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Cambodia Landmine Museum

2,482 Reviews

Cambodia Landmine Museum

2,482 Reviews
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Angkor National Park, 7km south of Banteay Srey Temple, Siem Reap Cambodia
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Bangkok to Angkor Wat Tour 2 Days 1 Night from Bangkok
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Bangkok to Angkor Wat Tour 2 Days 1 Night from Bangkok

7 reviews
Take the hassle out of traveling between Thailand and Cambodia with this private, guided tour that includes an overnight stay in a comfortable Siem Reap hotel. Over two days, explore some of Cambodia’s most-celebrated temple ruins - including national icon Angkor Wat, and take a boat to visit the floating villages of Tonle Sap lake. Return to Bangkok or Pattaya enriched by the ancient Khmer culture and architecture.
$323.08 per adult
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Ella507 wrote a review Apr 2020
85 contributions12 helpful votes
+1
This is a very small museum, quite far from Siem Reap Center but it is well worth visiting. This place will make you realize that the war is nothing like a movie where some hero single handedly ends it and nobody is harmed. It will make you realize the war is cruel, dirty, unecessary and full of pain and suffering both for civilians and soldiers. This visit will also help you understand Cambodian history. It is horryfying what those people went through during the war. Tip: if you get there by tuk tuk or riksha ask your driver to wait for you. We foolishly didn't and we had great trouble to find someone to take us back to Siem Reap. PassAp drivers were not available at all in that area. Obviously, tip the driver!
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Date of experience: October 2019
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Linda B wrote a review Apr 2020
Raleigh, North Carolina2,084 contributions350 helpful votes
Due to the work of Aki Ra, a former member of the Khmer Rouge who had placed thousands of these mines himself...this museum over time became an important place to visit in order to learn his story. After the fall of the KR...he used his knowledge to help heal the country by working with the UN as a demining specialist. That is only the beginning of his story. It's too long to detail here but I would implore you to do your own research on this amazing man and what he accomplished after the war.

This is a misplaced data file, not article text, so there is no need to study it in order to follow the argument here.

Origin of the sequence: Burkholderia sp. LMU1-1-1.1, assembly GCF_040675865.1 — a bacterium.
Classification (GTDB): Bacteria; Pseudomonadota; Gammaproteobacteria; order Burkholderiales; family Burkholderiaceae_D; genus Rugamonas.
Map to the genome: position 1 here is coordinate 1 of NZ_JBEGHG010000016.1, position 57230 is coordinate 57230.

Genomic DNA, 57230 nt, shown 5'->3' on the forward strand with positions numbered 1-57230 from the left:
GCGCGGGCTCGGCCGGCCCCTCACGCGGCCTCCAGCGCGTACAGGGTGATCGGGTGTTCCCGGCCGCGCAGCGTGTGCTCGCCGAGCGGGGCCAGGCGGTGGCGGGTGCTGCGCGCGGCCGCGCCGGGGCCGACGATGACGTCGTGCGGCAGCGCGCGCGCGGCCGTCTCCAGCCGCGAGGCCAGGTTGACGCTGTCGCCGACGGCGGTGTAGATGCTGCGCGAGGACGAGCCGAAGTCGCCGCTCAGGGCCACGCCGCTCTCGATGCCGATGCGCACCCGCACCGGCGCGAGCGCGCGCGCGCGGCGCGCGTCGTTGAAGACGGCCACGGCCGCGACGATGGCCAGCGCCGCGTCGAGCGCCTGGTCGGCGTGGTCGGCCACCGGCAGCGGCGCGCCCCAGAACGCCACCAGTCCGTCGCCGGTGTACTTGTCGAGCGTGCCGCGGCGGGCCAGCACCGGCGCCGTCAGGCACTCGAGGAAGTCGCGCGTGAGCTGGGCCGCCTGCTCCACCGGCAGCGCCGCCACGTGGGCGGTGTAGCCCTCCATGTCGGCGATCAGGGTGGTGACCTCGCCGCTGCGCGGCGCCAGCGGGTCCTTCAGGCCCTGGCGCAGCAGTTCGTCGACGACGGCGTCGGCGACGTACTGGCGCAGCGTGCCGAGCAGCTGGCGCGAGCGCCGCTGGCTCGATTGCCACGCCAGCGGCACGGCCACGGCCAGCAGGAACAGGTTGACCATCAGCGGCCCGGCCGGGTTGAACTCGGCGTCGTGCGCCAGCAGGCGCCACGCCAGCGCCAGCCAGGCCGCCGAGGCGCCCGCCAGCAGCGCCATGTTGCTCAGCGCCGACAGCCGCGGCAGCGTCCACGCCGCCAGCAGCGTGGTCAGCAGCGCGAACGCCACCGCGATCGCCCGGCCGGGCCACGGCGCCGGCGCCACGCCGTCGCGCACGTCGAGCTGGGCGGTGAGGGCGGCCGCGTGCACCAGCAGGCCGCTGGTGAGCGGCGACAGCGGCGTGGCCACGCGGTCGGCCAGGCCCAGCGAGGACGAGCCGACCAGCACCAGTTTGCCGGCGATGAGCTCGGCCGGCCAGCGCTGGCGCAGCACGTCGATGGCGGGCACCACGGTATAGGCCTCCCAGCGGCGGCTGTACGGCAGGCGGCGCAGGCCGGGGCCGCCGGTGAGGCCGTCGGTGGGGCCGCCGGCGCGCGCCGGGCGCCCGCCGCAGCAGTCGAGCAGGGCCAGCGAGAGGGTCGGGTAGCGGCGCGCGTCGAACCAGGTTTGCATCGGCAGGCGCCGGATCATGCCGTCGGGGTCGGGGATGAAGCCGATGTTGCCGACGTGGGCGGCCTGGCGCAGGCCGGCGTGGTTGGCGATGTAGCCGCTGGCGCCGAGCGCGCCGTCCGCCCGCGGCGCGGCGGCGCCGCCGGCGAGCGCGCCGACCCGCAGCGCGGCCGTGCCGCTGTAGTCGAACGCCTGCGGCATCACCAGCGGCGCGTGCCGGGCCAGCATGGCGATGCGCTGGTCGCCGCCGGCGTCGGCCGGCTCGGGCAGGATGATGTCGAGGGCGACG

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Date of experience: February 2020
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Joel K wrote a review Apr 2020
Vancouver, Canada2,836 contributions474 helpful votes
This is a great story of a man's tenacity to do some good for his homeland of Cambodia. There are many, many 100s of examples of mines and many stories to tell about the removal of mines and other ordinances throughout Cambodia. It is a self guided museum.
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Date of experience: November 2019
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Shazam wrote a review Mar 2020
55 contributions6 helpful votes
I stopped by this museum in between touring temples in the area. The entry price was only $5, which included an audio guide to the museum. It was amazing to learn about Cambodia's tragic recent history involving landmines, the U.S. Bombing and unexploded ordinances, the landmines placed by the Khmer Rouge, etc. Also inspiring to read the story of the former child soldier who used to place bombs who now removes them and created this museum. There was a huge collection of the various mines and ordinances all over Cambodia, what countries manufacture them, and how devices are removed. Behind the museum there is an area where Cambodian children injured in landmine explosions and other children live. On a side note, the green frogs in the pond in front of the central mine exhibit were absoutely massive! I highly recommend a stop at this museum to learn about this tragic chapter in Cambodian history, and what is being done to reclaim the land from these mines 40 years later.
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Date of experience: February 2020
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Dan wrote a review Mar 2020
2 contributions
In February 2020, we visited the landmine museum, which is located about 25 km north of Siem Reap. The entry fee is 5 US$ for an adult. The museum is affiliated with humanitarian NGO projects (rural school village program, farm project, relief center, and Cambodian self-help demining). As the museum was on our way to the Banteay Srey temple, our tour guide recommended that we stop for a visit, and we are very glad that we did. The museum is not huge, but we spent there more than 1 hour because we found it extremely interesting. In one room, there was a film screening of about 10 min, which featured Aki Ra, the founder of the museum who disarmed the majority of the landmines on display. For the other rooms, we used the audio guide.  We would definitely recommend a visit to this extraordinarily fascinating museum to anyone who is interested in Cambodian history, particularly in learning about landmines and the atrocities they have been causing. Truly a moving experience. 
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Date of experience: February 2020
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